Dick Zanuck was on the phone from London, where he’s in pre-production on a Tim Burton–directed film version of the musical Sweeney Todd, discussing the regular tennis games he hosts at his house in the tony, gated community of Beverly Park. “It’s very competitive,” said Mr. Zanuck, part of the producing dynasty that includes father Darryl and son Dean. “I hate to lose. It’s a trait that I’m not tremendously proud of, because what could be a friendly Saturday-morning activity turns into a take-no-prisoners kind of rivalry. During those couple of hours, it’s life or death.”
There are those who see tennis as a quaint vestige of the late 1970’s, all calf-high tube socks and tight little shorts, but in Hollywood the pastime is still thriving—not just as an activity that goes well with Los Angeles’ relentlessly sunny weather, but as a critical social barometer. In this status-obsessed city, how you swat a fuzzy yellow ball around is as important as what kind of car you drive and where you get seated at the Grill for lunch.
Within the tennis caste system, there is the gold standard, a private game at a private home like Mr. Zanuck’s; the next-best option, membership at a private club; and finally ( eww!) playing on public courts with the rest of civilization.
Every Friday afternoon, phones jangle around the city as assistants place calls to round up sufficiently qualified players for Saturday a.m. matches at the homes of hosts like actor Dustin Hoffman (owner of one of the city’s few clay courts), producers Mike Medavoy and Irwin Winkler, former Columbia Pictures president Peter Guber and Las Vegas entrepreneur Kirk Kerkorian. “If you’re doing business with someone else in the group, they tend to invite you more,” said one producer. “I think they use it because it’s not an explicit thing. Like everything in Hollywood, which is such a people-driven industry, the subconscious thought is: The more interaction I have with X, the better.”
And the level of play? “It is competitive, but most people know that they’re O.K. players, they’re not incredible players—so they do it for the social aspect of it,” said Benedict Carver, president of Crystal Sky Pictures. “I’ve never really met anyone who took it ridiculously seriously, because the fact is that none of us are really that good. We can all hit the ball over the net and we can all serve.”
Of course, it’s also nice to have someone who can actually stay within the lines—hence the popularity of frequent invitees Matthew Perry, late of Friends, former 007 Pierce Brosnan, Rocky and 1980’s sitcom dad Alan Thicke. (Just as in the industry, the circuit tends to be dominated by men.)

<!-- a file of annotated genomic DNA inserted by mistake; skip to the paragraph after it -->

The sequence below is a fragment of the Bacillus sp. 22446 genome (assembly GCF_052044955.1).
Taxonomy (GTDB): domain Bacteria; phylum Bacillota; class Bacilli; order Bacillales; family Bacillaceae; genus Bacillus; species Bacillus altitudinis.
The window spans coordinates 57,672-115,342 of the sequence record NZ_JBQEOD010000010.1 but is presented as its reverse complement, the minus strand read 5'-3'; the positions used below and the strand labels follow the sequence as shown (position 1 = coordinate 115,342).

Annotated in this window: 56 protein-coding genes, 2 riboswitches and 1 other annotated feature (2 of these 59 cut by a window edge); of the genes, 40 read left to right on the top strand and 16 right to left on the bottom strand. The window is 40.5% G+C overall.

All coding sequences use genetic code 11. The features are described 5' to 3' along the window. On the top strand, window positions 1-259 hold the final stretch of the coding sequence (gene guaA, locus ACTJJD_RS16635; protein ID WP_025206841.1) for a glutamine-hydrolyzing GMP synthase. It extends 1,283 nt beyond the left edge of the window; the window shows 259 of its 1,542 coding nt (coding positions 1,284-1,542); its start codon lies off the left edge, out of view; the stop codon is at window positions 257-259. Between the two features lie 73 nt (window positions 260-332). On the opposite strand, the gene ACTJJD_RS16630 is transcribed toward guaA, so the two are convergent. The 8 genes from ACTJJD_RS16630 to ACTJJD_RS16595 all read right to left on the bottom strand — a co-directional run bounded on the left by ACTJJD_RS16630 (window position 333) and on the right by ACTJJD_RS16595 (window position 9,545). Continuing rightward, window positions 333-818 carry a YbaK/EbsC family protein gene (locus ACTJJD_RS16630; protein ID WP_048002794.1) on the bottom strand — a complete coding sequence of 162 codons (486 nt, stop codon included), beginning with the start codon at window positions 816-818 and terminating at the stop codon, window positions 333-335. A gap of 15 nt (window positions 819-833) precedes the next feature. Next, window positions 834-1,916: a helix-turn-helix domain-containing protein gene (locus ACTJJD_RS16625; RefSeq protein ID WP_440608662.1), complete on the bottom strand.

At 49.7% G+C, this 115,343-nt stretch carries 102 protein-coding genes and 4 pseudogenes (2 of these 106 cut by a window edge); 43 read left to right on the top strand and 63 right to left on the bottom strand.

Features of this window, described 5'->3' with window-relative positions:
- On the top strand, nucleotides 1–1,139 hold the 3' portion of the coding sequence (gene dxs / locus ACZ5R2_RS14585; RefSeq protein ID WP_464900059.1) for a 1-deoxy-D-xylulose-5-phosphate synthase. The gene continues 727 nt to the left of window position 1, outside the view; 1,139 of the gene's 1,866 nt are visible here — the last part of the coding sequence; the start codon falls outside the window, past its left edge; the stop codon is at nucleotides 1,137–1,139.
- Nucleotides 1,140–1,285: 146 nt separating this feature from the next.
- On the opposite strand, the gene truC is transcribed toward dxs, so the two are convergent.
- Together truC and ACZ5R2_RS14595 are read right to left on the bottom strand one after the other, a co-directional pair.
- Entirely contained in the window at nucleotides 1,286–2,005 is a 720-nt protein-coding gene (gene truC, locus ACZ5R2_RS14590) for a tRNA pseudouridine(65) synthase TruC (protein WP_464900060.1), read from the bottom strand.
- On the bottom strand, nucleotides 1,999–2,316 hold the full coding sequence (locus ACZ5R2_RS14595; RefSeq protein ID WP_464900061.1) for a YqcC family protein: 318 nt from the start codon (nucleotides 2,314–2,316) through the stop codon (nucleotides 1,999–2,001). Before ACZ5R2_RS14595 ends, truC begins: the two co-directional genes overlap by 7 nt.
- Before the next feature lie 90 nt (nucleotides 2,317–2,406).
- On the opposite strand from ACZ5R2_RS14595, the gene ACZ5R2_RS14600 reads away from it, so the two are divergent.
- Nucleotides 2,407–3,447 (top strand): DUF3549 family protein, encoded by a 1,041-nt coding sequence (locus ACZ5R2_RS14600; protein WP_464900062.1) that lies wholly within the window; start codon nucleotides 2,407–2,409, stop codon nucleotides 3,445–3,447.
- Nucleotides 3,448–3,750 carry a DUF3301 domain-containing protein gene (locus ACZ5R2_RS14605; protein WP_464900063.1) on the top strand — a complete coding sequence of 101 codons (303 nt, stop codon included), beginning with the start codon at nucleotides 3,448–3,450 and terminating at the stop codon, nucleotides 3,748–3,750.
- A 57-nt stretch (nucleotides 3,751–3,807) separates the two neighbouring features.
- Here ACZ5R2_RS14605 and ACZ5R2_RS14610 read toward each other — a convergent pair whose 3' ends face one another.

The games are almost always doubles and tend to include one or two pros brought in to keep the ball in play, often claimed by the host for his team. One well-known enthusiast had his court customized with a rubbery surface to slow the ball down and take off its spin. This is Hollywood, after all, where everyone needs to feel like a winner.
Lobbing With Robert Redford
Nowadays, Mr. Zanuck doesn’t play much with people in the business—with the exception of Sharon Stone’s former manager, Chuck Binder—but he waxed nostalgic about past games with Robert Redford. “Somehow, in his white outfit, he looked like the perfect member of a college tennis team,” Mr. Zanuck said. “He’s a leftie, and he had a good kind of twisting leftie serve that would come in close to your body.” There was also bonding over backhands with Charlton Heston at the latter’s manse atop Coldwater Canyon, during the filming of Planet of the Apes. “It was a wonderful house,” Mr. Zanuck said. “Referred to as the ‘House That Ben Hur Built,’ because it had been such a hit.”
The current apex of private aces is the court of legendary producer turned raconteur Robert Evans, next to the blue-tiled, egg-shaped pool at his 1940 French Regency mansion, which was once owned by Greta Garbo. Over the years, Mr. Hoffman, Jack Nicholson, Warren Beatty and Ted Kennedy have all scuffed its surface. (The umpire chair is a gag gift from Mr. Hoffman; apparently, Mr. Evans has been known to take liberty with his line calls.) “I’d be playing there on Friday evenings and see Nicholson or Sumner Redstone come through the gate to go to a screening that Bob was having of the latest studio releases,” said one longtime visitor, a producer. Alas, Mr. Evans’ screening room burned down in 2003, and since his 1998 stroke he no longer personally hosts his own games. But the court is still open to others seven days a week, and no one seems to mind that it isn’t in the spiffiest shape. “It’s not very well maintained; it’s very uneven,” one regular player said. “It’s a bit like playing on broken glass.”
At the city’s top private clubs, however, the clay is dewy and the lines are sparkling white. Some Hollywood machers shell out a total of $30,000 in entrance fees to join both the Beverly Hills Tennis Club (formed in 1929 by Groucho Marx and Charlie Chaplin as an alternative to the Los Angeles Tennis Club in Hancock Park, which didn’t admit Jews at the time) and the Riviera Tennis Club, located across town in the Pacific Palisades and nicknamed “the Riv.”
The BHTC is a stubbornly nostalgic ode to old Hollywood. The walls of the clubhouse, which hasn’t been renovated since the 1960s, are lined with photos of Barbara Stanwyck and Chaplin, rallying in tennis sweaters and long trousers. The nametag of the late Walter Matthau, who once quipped that he’d only joined to have lunch with baseball player Hank Greenberg, is still attached to his locker. The club’s lunch menu includes grilled-cheese sandwiches, B.L.T.’s and the $7.25 Beverly Hills Tennis Club Hot Dog (fries included). Three years ago, a Chinese chicken salad was added to the menu. There are only five tennis courts and one pool.